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Willesden Green mum’s sensitive photography project sheds light on problem of self-harm among teenagers

PUBLISHED: 17:12 12 October 2018

Jude Wacks's daughter Ellie (L), alongside Harry and Carla, pictured in her Best Days of Your Life photography project. Pictures: Jude Wacks

Jude Wacks's daughter Ellie (L), alongside Harry and Carla, pictured in her Best Days of Your Life photography project. Pictures: Jude Wacks

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A Willesden Green mum whose daughter battled self-harm has spoken about the hard-hitting photo exhibition she produced to raise awareness of the problem.

Portrait of Abbey, taken for the Best Days Of Your Life project. Picture: Jude WacksPortrait of Abbey, taken for the Best Days Of Your Life project. Picture: Jude Wacks

Jude Wacks’s Best Days Of Your Life depicts 18- to 20-year-old Londoners who have suffered self-harm – including her own daughter Ellie.

“This project is designed to get you to look, but I didn’t want it to glorify,” Jude told the Brent & Kilburn Times.

“It’s designed to raise awareness, eliminate the taboo and show that everybody has a story.”

She was troubled by children’s tendency to share self-harm photographs online.

Portrait of Alan, taken for the Best Days Of Your Life project. Picture: Jude WacksPortrait of Alan, taken for the Best Days Of Your Life project. Picture: Jude Wacks

“It seems to have become a badge of honour for kids,” she said. “My daughter told me that 60 per cent of her year self-harm.”

But it’s a different story offline. “These kids are so eager to hide it,” said Jude, “to pull down their sleeves, but adults would rather not see it also.

“Somebody has to want to be aware.”

She added: “If you look and see then you have to do something.”

Portrait of Carla, taken for the Best Days Of Your Life project. Picture: Jude WacksPortrait of Carla, taken for the Best Days Of Your Life project. Picture: Jude Wacks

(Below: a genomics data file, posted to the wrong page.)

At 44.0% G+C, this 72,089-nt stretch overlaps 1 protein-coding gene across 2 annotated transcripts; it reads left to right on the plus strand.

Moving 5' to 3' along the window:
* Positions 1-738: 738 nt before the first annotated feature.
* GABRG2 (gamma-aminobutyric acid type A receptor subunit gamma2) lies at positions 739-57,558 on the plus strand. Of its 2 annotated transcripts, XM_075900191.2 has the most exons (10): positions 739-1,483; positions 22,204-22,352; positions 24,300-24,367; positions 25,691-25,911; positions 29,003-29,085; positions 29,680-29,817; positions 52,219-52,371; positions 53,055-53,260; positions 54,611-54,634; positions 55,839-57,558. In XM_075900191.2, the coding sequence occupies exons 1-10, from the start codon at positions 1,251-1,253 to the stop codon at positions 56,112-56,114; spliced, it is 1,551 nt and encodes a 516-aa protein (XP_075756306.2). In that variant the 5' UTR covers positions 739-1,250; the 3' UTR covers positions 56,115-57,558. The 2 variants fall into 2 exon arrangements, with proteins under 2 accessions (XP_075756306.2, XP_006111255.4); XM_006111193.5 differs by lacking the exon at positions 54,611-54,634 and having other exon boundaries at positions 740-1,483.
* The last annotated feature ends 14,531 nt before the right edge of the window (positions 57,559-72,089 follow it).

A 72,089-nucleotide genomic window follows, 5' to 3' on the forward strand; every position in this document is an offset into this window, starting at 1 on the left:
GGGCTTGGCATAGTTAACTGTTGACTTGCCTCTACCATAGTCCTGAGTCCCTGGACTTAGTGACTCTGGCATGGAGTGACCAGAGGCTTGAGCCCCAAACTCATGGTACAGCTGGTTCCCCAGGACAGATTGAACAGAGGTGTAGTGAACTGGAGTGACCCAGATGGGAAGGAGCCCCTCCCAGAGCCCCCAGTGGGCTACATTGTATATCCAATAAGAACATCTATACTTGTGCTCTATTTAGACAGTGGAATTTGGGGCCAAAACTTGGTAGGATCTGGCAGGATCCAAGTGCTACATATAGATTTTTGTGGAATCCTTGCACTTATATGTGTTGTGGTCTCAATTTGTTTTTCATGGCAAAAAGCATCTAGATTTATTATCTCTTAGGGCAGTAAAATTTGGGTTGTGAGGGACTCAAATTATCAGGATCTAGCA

Luckily for Jude, her daughter and several of her friends were keen to get involved.

“I wasn’t that worried about taking part in the project,” said Ellie. “I really feel like no change will happen if no one wants to put their personal experience forward.

“The project has allowed me to talk more openly about self-harm. It’s helped open up a healthy dialogue with my mother.”

While the initial two London exhibitions drew a good amount of interest, Jude is now looking to expand the reach of her message.

Portrait of Ellie G, taken for the Best Days Of Your Life project. Picture: Jude WacksPortrait of Ellie G, taken for the Best Days Of Your Life project. Picture: Jude Wacks

“I’d love to exhibit this project in schools, potentially my daughter’s, as an educational project,” she said. “The whole idea of the project is to stop kids who may be toying with the idea of self-harm from getting drawn down that path.”

Ellie added: “I think it’s valuable for young people to experience a project like this because it is an issue many face and it can help those who suffer feel less alone and understand themselves more.

“It can help people who don’t suffer understand, and possibly learn how to look out for signs to protect their peers.”

View the photos at judewacks.com/projects/

Portrait of Jude Wacks's daughter Ellie, taken for the Best Days Of Your Life project. Picture: Jude WacksPortrait of Jude Wacks's daughter Ellie, taken for the Best Days Of Your Life project. Picture: Jude Wacks

Portrait of Hannah, taken for the Best Days Of Your Life project. Picture: Jude WacksPortrait of Hannah, taken for the Best Days Of Your Life project. Picture: Jude Wacks

Portrait of Harry, taken for the Best Days Of Your Life project. Picture: Jude WacksPortrait of Harry, taken for the Best Days Of Your Life project. Picture: Jude Wacks

Portrait of Tom, taken for the Best Days Of Your Life project: Jack ColyerPortrait of Tom, taken for the Best Days Of Your Life project: Jack Colyer

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